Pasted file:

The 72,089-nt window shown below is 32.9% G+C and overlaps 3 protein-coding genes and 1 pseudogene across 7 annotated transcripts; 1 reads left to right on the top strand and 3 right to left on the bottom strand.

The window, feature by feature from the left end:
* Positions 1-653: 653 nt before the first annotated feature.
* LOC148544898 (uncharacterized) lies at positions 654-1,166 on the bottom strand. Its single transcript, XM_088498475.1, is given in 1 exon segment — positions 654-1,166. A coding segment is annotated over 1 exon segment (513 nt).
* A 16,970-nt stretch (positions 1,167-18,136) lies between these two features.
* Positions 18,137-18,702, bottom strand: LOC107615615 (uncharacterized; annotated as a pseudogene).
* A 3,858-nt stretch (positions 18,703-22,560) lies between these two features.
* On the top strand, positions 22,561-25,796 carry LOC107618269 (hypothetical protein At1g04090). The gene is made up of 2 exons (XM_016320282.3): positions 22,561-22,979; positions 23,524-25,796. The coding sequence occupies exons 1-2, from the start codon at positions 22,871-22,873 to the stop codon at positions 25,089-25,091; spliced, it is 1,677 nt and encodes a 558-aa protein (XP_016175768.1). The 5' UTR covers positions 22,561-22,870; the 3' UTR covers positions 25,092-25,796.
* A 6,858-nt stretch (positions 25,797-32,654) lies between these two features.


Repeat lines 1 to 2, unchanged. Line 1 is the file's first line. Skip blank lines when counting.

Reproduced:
The 72,089-nt window shown below is 32.9% G+C and overlaps 3 protein-coding genes and 1 pseudogene across 7 annotated transcripts; 1 reads left to right on the top strand and 3 right to left on the bottom strand.

The window, feature by feature from the left end: